I was not convinced that this would be the best way to wire things up as it may be difficult to connect and disconnect the ribbon cable once everything is installed in the case. In the end I did rewire the interface board giving it longer wires between the pedal circuit board and the interface board.

Step 6: ​Front and Rear Panels

I purchased a 3U rack blanking plate and 2 recessed mounting boxes from CPC (www.cpc.farnell.com) and mounted the MBP25in the centre of the panel along with the power switches and LEDs for the MBP25 and Bass Boy and the MIDI Signal indicator. I also later added a volume control for the MBP25 which allows a bit of control over the output signal.

The back panel contains the MIDI IN and MIDI OUT, Audio Out from the Bass Boy, and the mains power In socket and switch.

Both boards are 12V so I included an internal Power Supply of an appropriate rating to supply the two boards.

One of the recessed boxes was fitted with an IEC mains connector with switch and the other with the MIDI IN and MIDI OUT Sockets from the MBP25 and the BASS BOY using its Jack socket. (Photos show temporary labels)

A final hook up and test to make sure all was well before starting to build the case.

Step 7: Case

I chose to build a case and add a flight case later. The pedal board itself was to look similar to all other bass pedal boards with all the connections on the back and controls on a top panel.

The first picture is the rough build – screws to be countersunk and joints glued. Still needs sides to be added at this point..

The 3U Panel fits into the top of the box and clears all the pedal board stuff below.

I constructed the case so that the top and back came off as one so all the wiring and connecting, with the exception of the pedal board ribbon cable could be done before the top was fitted. This way I can keep the wiring tidy and tie it down to keep things safe.

The second photo shows the almost completed case with the sides. Next stage is to sand and smooth the box ready for finishing.

The case was to be black. As wood doesn’t take spray paint that well, it was given a base coat of satin black with a little satin black spray paint over the top. Quite pleased with the results.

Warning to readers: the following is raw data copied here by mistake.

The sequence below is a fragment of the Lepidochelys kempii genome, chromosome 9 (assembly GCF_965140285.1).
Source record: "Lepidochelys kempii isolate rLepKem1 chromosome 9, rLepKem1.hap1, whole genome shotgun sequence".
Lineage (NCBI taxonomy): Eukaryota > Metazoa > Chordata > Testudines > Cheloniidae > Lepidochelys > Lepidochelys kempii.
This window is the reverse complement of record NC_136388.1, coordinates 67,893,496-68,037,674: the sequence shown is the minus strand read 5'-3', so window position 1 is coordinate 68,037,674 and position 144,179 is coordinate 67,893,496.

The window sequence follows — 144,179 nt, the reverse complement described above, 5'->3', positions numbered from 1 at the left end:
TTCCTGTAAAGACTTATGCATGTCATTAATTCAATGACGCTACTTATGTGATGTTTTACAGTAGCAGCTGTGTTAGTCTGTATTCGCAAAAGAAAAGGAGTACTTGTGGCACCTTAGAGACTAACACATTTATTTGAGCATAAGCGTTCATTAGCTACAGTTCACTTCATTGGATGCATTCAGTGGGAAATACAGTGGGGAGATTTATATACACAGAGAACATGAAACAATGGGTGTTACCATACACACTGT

I am now able to carry out final assembly. The case enables everything to be fixed to the top/back cover leaving only the connection to the pedal board. Had to make sure everything cleared everything else before fixing things in place.

Step 8: The Completed Project

Added some labels and a logo (no I’m not a pro builder – just a bit of fun!) and here is the completed project.

It works well and also has been tested with an external MIDI Sound module.

The only thing at the moment is that the Bass Boy only works from C2 to C5 so you always have to transpose up on the MIDI Controller.

PDF of the Project included.

Total Cost £180 approx

Alan Pattle

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    2 Comments

    0
    JohnC124
    JohnC124

    Question 2 months ago

    Hi, I'm John Colville, an acordionist from Australia and I'm an electronics ignoramous.
    Whilst searching the internet I came across your site titled "Midi Bass Pedals" and
    thought you might be able to assist me in my quest.
    I have an accordion that is fitted with 12 contacts on my bass notes, and a common bar.
    What I would like is module that I can connect the contacts to that will give me a
    Midi signal that can then fire up a sound module. All I want is 12 bass notes.
    However, I'm not sure what I'm looking for and hope that you can help me.
    Regards John. email:- jcandaph@gmail.com

    0
    secman99
    secman99

    Reply 2 months ago

    Hi John, (Also replied directly via email)





    Thanks for getting in touch and showing interest in my
    little project. I also hope that you and yours are well and have not been
    touched by the current pandemic.





    As the Instructable says, I had been looking for a
    reasonable way to build a set of bass pedals to use alongside my bass guitar. I
    had looked at the Arduino (computer) based suggestions and as I have not used
    this sort of device before thought I would look further to see if there was any
    other options.





    The Doepfer MBP25 midi controller is a ready built circuit
    board (from Germany) which takes simple switch (on/off) inputs protected by a
    simple diode (basically a one way electronic switch) and translates them into
    midi note signals. So when you press the (say) E on the pedal board (just a set
    of mechanical on/off switches), you get an “E” midi note sent to a MIDI Module.
    I have the User Manual as a PDF which I have attached – The circuit on the back
    will probably explain things better than my words.





    I do not know much about accordions but if yours has
    “contacts” and a common rail it might be able to do the job of switching that
    the Midi Controller needs. Perhaps if you could let me have details of the make
    and model of your accordion I might be able to find information that will help
    is sort things out.





    If you are able to solder, and reasonably good with your
    hands (or know someone who is) you should be able to put something together. I
    am happy to offer any further help or advice – just ask.





    Looking forward to hearing from you.